Part I: Q&A on Name, Image and Likeness with Athletics Veritas

by | Jan 25, 2021


CCHA Sports Law attorneys, Kelleigh Fagan and Katie Collyer, tackled questions on the NIL frontier with Athletics Veritas. Athletics Veritas is a weekly series aimed at helping higher education executives, faculty, and other stakeholders stay tuned in on trending national issues impacting college athletics, especially NCAA Division I. Athletics Veritas is created by senior DI athletic administrators around the nation. Subscribe to Athletics Veritas here

  • How institutions might best prepare their student-athletes, coaches and staff for NIL
  • Insights from the Office of Civil Rights (OCR) on the evolution of NIL laws and Title IX
  • Institutions using exculpatory waivers to mitigate potential liability when supporting student-athletes on NIL matters
  • The possibility that third-party NIL and branding service providers become institutional boosters
  • Navigating the layers of federal, state, and NCAA legislative concepts in 2021
  • Monitoring NIL agreements for fair-market value and how NIL opportunities and NCAA recruiting rules may coexist


Whether the vote on the Division I NIL proposals happens this week or voting is postponed per the recommendation of NCAA President Mark Emmert in response to the Department of Justice Antitrust Division’s input, NIL remains top of mind for the college athletics and higher education spaces.

AV sits down with the CCHA Collegiate Sports Law Practice to sort through a few pressing questions and scenarios encircling NIL and college sports. The following Q&A is for informational purposes and should not be construed as legal advice.

AV: As we begin a new year, NIL policies seem to be a work-in-progress and the actual NIL marketplace is full of unknowns. What are ways universities can best prepare their student-athletes, coaches, and athletics department staff for the new NIL world?

CCHA: We believe one of the first steps institutions can take to prepare for NIL, whatever shape NIL ultimately takes, is to form an NIL task force on campus and begin to build the infrastructure necessary to commence and maintain an NIL program. That NIL task force can consult with outside entities and firms as needed and should be meeting regularly to discuss the newest NIL developments and plan, as best as possible, for enactment of new laws and rules. A second step institutions can begin to take is to create policies and procedures. Institutions cannot finalize those policies until the NCAA legislation is finalized, but the general parameters are starting to become clearer. Having a start on that process will allow institutions to adapt more quickly when the final legislation is clear. Third, institutions can start developing educational programs. Institutions may want to consider partnering across campus or with third-parties for such education given the number of constituents to educate (staff, coaches, counsel, student-athletes, multi-media rights partners, apparel partners, other commercial sponsors, boosters, non-athletics campus personnel) and the depth of information involved. Fourth, institutions should determine what technology is available to make some of the processes, such as the disclosure aspect of the legislation, more efficient. Some of this technology or companies may be dictated or provided by the NCAA. More information on this will be provided when the NCAA completes its third-party RFP process. Finally, we have seen several institutions publicly announce partnerships with various organizations for NIL services. Institutions should at the least explore what partnerships are being offered to determine if they align with the institutional plans for NIL and pending legislation.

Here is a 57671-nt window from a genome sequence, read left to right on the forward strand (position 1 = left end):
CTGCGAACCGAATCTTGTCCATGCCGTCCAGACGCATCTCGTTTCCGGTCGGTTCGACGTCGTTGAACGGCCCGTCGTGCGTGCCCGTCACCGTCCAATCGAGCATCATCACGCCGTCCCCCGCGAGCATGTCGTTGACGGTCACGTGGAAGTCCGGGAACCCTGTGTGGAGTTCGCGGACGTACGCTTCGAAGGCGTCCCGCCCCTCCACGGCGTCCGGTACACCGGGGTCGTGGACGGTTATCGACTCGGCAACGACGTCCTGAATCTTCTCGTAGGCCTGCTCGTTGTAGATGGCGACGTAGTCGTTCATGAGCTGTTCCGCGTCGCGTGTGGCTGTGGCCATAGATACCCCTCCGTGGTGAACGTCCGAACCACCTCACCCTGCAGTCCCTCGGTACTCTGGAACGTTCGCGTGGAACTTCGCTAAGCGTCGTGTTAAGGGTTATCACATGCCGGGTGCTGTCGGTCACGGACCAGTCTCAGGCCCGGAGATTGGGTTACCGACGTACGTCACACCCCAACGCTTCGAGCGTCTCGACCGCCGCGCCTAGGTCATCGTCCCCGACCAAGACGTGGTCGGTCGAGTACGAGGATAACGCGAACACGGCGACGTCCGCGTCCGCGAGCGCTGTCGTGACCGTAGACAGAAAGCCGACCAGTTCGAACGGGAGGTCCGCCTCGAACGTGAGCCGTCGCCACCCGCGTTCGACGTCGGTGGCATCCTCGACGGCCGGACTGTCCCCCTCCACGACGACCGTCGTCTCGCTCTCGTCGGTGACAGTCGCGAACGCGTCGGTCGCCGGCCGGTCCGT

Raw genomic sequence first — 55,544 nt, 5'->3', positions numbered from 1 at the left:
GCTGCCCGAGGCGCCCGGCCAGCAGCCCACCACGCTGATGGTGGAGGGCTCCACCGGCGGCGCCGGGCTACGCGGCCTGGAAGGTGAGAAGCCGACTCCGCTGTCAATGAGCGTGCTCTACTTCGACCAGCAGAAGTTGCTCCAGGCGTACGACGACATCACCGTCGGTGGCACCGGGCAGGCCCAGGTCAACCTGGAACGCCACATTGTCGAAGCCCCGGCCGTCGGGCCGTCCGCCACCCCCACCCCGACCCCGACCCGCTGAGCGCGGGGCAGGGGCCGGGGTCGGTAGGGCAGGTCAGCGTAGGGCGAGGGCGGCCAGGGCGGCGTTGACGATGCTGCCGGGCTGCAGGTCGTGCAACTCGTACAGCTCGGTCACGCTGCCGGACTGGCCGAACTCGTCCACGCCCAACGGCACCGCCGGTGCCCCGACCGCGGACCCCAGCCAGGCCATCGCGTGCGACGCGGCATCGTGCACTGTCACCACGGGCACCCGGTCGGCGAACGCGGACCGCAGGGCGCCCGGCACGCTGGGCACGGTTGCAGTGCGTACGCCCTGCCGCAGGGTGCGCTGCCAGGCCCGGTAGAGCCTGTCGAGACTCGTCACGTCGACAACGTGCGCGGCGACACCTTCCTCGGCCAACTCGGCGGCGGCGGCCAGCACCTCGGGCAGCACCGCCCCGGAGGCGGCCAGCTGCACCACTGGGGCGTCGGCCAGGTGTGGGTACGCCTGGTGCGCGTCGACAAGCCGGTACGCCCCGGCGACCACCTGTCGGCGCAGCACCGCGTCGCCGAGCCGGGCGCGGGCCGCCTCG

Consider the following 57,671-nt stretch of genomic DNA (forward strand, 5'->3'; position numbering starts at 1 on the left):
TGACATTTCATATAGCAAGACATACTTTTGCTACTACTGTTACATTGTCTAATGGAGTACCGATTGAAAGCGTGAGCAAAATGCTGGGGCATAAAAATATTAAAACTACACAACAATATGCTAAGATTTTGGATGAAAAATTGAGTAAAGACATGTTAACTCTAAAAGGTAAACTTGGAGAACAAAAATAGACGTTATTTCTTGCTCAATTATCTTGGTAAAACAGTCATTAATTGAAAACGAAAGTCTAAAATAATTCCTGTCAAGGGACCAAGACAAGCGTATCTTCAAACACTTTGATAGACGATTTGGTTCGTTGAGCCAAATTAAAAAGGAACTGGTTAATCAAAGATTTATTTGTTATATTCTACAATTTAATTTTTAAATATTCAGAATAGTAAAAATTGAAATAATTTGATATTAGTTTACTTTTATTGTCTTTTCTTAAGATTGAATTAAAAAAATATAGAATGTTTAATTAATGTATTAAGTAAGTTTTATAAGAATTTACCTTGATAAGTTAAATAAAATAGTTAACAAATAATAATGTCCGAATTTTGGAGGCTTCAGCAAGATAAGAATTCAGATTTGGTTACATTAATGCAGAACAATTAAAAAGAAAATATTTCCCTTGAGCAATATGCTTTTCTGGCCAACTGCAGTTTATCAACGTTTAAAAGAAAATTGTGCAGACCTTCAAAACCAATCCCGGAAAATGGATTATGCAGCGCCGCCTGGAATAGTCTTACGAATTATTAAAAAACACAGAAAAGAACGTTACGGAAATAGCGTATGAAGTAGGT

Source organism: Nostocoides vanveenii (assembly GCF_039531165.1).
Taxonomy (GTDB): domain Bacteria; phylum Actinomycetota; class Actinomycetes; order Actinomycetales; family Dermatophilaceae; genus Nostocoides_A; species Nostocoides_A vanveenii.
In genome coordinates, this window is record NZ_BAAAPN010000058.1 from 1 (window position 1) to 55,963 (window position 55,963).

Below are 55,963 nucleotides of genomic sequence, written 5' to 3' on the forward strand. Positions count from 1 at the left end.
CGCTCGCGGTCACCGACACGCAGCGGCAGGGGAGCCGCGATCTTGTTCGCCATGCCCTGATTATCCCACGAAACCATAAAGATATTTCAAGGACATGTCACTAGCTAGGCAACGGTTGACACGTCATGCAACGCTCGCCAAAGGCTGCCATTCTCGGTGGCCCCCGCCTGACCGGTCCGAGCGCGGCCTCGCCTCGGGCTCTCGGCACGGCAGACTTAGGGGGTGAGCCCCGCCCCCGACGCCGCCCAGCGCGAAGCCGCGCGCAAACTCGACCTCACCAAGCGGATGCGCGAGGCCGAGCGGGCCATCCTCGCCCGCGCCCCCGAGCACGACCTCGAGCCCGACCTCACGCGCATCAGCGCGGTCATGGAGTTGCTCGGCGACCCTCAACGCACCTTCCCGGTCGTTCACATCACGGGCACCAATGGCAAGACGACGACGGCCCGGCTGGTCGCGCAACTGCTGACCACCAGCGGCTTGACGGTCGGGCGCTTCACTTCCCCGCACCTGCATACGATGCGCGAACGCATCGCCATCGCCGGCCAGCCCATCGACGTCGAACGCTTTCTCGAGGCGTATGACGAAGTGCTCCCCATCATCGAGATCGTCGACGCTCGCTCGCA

AV: What are some of the Title IX implications universities need to mind as they pertain to NIL activities? Where do university legal obligations exist in the NIL marketplace?

CCHA: It’s unclear exactly how the federal government will evaluate universities’ Title IX obligations within NIL. However, institutions should be mindful that broadly speaking, any assistance it offers in the NIL space to its student-athletes — whether it’s permissible education, evaluation of professional service providers, review of potential conflicts, its relationship with brand building services — should be offered equitably between male and female student-athletes. So for example, if an institution is using a third-party to teach student-athletes about branding, it should allow male and female student-athletes to benefit equitably from that third-party professional.

AV: What should university counsels be considering when, for example, a female student-athlete and male student-athlete with relatively equal notoriety and social media following are paid markedly different rates for an NIL activity? Do institutions have potential exposure to alleged unequal pay? Does this present a Title IX issue? Or, alternatively, are there potential causes of action under state law for this type of NIL scenario?